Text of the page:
On April 27, 2018 North Korean leader Kim Jong-un crossed the line that has divided the Korean Peninsula for the last 65 years, for a historic summit with President Moon Jae-in. The two leaders signed the three-page “Panmunjom Declaration,” which mentioned the ushering in of a new era of national reconciliation, peace and prosperity, alleviating military tension and establishing permanent peace on the Korean Peninsula. The declaration also confirmed the common goal of realizing, through complete denuclearization, a “nuclear-free Korean Peninsula.” However, this was the last item coming after other measures to ensure the normalization of relations between the two Koreas.
The three paragraphs below were among the conclusions I had drawn from the first Trump-Kim summit held in Singapore on June 12, 2018 (*):
The Singapore summit marks the relaunching, under more favorable circumstances and with a lot of theater, of decades of diplomatic negotiations with Pyongyang on denuclearization. However, the DPRK is now an established nuclear power. Thus, there is a long road ahead and a US president with little patience.
One may conclude therefore that in the negotiations soon to be launched, the Trump White House would insist on rapid denuclearization and Kim Jong Un on the need to normalize relations and at least a gradual lifting of sanctions.
It seems that under Mr. Trump conventional diplomacy will give way to one-to-one deal-making with no mention of agreements, treaties and multilateralism.
On November 2, 2018 Secretary of State Michael Pompeo and Secretary of the Treasury Steven Mnuchin held an on-the-record briefing on Iran sanctions. The former said that these were part of the campaign aimed at depriving Tehran of the revenues that it uses to spread death and destruction around the world. The latter called Iran world’s largest state sponsor of terrorism. And a few days later, in responding to a question regarding the murder of Jamal Khashoggi, Mr. Pompeo said that the Kingdom of Saudi Arabia has been an important partner for the U.S. in attempting to change the behavior of Iran. Okumaya devam et →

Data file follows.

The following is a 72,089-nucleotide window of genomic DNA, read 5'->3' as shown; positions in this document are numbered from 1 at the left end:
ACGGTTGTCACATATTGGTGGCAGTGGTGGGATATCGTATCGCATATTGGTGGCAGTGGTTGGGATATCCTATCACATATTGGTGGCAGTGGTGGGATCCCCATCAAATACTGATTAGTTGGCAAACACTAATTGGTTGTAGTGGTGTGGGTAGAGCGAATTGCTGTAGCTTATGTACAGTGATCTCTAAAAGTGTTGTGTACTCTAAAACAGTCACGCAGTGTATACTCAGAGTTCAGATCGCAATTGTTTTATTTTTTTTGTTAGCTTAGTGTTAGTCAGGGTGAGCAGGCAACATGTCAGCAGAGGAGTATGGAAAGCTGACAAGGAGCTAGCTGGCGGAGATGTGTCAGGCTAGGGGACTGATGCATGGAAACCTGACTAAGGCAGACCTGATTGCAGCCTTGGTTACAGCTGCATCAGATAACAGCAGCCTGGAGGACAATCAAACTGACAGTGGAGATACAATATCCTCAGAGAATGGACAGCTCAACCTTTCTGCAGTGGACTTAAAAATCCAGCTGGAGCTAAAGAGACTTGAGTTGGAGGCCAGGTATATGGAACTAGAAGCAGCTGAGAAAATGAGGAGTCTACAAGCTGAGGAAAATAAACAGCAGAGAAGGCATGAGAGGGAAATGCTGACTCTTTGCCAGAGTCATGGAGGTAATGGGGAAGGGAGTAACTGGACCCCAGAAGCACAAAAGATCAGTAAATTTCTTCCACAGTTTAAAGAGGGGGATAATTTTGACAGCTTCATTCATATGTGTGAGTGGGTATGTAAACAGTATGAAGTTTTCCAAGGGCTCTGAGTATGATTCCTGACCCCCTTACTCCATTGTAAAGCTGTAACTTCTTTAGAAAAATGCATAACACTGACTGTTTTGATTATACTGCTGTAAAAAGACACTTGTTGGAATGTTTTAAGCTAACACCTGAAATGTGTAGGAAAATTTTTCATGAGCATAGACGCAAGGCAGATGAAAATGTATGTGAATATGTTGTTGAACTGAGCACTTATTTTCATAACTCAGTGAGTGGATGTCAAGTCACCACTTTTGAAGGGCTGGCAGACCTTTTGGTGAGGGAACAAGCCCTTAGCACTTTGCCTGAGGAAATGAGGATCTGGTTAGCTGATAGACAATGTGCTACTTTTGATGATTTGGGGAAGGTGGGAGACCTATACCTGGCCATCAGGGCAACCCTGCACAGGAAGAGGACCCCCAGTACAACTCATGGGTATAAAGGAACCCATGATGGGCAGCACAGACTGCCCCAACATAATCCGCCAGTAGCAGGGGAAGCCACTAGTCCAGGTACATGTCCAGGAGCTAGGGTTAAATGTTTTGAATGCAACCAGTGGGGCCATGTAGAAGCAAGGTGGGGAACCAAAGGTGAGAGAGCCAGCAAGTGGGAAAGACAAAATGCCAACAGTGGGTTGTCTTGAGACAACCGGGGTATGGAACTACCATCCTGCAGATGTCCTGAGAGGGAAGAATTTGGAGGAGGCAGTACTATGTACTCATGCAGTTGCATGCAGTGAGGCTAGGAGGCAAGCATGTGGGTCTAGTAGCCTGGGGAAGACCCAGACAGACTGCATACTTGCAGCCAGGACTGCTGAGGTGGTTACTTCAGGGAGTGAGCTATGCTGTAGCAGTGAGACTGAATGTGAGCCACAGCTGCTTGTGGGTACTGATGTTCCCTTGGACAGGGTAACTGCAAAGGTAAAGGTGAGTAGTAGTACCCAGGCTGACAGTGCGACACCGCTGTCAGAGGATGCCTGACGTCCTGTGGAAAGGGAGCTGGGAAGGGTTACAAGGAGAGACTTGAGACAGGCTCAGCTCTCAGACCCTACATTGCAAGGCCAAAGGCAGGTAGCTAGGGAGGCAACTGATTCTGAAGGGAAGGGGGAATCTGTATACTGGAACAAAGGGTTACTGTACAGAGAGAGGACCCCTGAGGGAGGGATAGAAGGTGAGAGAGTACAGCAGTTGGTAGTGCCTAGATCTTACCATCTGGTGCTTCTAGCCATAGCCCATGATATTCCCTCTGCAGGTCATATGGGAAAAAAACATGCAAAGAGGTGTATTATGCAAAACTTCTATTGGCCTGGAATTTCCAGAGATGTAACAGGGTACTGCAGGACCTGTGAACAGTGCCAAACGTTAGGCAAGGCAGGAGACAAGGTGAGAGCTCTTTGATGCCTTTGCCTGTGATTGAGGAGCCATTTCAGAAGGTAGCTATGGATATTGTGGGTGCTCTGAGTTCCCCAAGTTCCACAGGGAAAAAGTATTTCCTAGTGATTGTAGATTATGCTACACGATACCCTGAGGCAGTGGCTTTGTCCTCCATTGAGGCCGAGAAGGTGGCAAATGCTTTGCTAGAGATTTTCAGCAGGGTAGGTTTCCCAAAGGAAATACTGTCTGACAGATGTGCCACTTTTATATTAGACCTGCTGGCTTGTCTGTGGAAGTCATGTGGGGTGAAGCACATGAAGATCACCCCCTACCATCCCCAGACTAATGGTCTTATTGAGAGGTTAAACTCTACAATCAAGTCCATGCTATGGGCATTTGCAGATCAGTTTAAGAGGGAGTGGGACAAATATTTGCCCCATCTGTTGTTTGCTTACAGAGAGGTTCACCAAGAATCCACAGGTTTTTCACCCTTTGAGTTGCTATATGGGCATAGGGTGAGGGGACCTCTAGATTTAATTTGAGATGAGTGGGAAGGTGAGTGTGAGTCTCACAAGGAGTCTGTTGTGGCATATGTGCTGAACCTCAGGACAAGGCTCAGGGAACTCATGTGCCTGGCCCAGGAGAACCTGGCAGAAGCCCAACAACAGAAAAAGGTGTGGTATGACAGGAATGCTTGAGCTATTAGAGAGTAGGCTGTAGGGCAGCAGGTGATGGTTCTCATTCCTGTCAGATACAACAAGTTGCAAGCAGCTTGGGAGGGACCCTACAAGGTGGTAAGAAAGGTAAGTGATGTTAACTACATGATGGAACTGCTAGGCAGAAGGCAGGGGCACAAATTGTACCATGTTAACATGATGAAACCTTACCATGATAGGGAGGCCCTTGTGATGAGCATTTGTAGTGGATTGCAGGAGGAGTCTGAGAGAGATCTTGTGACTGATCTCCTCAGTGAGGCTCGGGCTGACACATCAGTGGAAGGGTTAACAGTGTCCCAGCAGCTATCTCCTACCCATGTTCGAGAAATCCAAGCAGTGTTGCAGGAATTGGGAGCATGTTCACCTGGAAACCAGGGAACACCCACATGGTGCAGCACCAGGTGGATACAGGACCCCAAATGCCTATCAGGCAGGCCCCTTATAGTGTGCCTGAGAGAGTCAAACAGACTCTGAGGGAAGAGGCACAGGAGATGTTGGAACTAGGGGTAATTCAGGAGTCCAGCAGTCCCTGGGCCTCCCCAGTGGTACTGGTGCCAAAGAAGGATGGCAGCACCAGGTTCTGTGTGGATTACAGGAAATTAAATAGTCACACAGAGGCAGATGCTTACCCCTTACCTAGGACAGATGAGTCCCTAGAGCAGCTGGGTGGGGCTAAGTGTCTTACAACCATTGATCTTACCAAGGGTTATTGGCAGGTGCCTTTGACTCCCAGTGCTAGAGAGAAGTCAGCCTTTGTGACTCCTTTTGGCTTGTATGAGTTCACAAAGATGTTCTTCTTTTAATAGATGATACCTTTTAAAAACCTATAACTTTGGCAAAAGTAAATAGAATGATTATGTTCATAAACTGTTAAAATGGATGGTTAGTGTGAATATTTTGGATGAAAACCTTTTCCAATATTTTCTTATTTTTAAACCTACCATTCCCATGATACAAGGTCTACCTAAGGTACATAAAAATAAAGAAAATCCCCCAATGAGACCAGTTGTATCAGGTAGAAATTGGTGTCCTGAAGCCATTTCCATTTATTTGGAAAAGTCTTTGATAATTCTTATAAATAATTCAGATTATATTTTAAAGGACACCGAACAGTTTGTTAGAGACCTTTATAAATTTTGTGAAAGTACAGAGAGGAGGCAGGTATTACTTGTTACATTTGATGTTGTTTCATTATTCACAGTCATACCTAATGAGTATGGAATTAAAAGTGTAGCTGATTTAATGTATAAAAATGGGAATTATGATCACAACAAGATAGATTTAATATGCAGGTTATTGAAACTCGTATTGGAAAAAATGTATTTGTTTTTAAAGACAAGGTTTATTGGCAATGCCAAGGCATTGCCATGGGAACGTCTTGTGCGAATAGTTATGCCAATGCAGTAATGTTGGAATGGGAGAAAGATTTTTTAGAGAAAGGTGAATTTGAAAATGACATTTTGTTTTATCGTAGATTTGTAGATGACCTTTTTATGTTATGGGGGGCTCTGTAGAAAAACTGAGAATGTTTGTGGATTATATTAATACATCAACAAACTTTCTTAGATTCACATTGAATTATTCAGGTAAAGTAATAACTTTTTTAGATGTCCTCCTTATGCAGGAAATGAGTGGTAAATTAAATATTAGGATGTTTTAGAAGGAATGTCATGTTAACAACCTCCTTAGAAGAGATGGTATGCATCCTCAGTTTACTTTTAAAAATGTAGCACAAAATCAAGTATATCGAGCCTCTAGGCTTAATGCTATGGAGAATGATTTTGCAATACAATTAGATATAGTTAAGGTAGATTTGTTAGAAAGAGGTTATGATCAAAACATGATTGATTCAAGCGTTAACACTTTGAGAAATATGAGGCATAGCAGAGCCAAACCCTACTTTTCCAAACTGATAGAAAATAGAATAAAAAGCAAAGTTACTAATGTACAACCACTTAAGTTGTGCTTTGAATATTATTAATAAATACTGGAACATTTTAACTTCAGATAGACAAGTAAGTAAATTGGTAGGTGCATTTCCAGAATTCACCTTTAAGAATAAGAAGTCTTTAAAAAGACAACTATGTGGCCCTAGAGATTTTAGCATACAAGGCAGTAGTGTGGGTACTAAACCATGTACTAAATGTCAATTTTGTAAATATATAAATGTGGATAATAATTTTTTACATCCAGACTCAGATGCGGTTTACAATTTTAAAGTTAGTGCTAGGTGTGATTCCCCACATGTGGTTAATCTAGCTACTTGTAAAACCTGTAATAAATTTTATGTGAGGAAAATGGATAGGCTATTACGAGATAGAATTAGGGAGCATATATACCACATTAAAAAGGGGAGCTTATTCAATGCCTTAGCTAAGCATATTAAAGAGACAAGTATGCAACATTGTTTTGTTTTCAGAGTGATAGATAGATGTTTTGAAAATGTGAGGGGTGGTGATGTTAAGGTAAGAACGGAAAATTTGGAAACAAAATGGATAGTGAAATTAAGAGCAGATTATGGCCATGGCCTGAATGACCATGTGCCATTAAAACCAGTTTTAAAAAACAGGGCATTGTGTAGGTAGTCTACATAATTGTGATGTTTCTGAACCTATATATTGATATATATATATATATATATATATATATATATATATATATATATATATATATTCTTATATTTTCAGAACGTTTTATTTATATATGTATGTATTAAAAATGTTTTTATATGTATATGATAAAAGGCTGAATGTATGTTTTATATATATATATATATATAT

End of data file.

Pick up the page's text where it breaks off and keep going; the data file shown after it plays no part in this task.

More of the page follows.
Yesterday President Trump announced that he is terminating United States’ participation in the Joint Comprehensive Plan of Action (JCPOA) with Iran and re-imposing sanctions lifted under the deal.
From the very beginning of his presidency Mr. Trump has denigrated his predecessor, past administrations and their achievements. His principal target has been the Iran nuclear deal. He has said that the deal is one of the worst and most one-sided transactions the United States has ever entered into; that it has failed to address Tehran’s growing missile capability and expanding influence in the Middle East. He has called it “insane”. Such public criticism of one’s predecessors particularly in high office is bad enough but the language he has used must have offended the other four other permanent members of the UN Security Council and Germany as well. Because what it means is that they were either duped or devious. CNN’s headline “World holds breath for Trump’s Iran deal decision” and others which said “European allies are on edge” must have delighted him. However, by withdrawing from the JCPOA before seeing the outcome of his summit with Kim Jong-un, Mr. Trump has put himself on the spot. And how all of this relates to his internal troubles is worth thinking about. Okumaya devam et →
Following North Korean leader Kim Jong-un’s visit to China in late March, I said that though many would still say that he remains a ruthless dictator, some may start thinking that he plays his foreign policy cards rather well (*). Indeed, his whirlwind diplomatic campaign upends the title of “reclusive ruler” attributed to him in the West. Six days before meeting South Korean President Moon Jae-in, he declared in a display of confidence that he will suspend nuclear and missile tests and will shut down the testing-site where the previous six nuclear tests were conducted. The announcement received broad international welcome. South Korea’s Presidency said in a statement that this was a meaningful step forward. And days before meeting with President Moon Jae-in of South Korea came the pivot away from nuclear testing toward the economy. Following the announcement regarding the suspension of nuclear and missile tests President Trump tweeted “This is very good news for North Korea and the World – big progress!” But during his joint press conference with President Macron on April 24, when asked what complete denuclearization meant he responded “It means they get rid of their nukes. Very simple…” Okumaya devam et →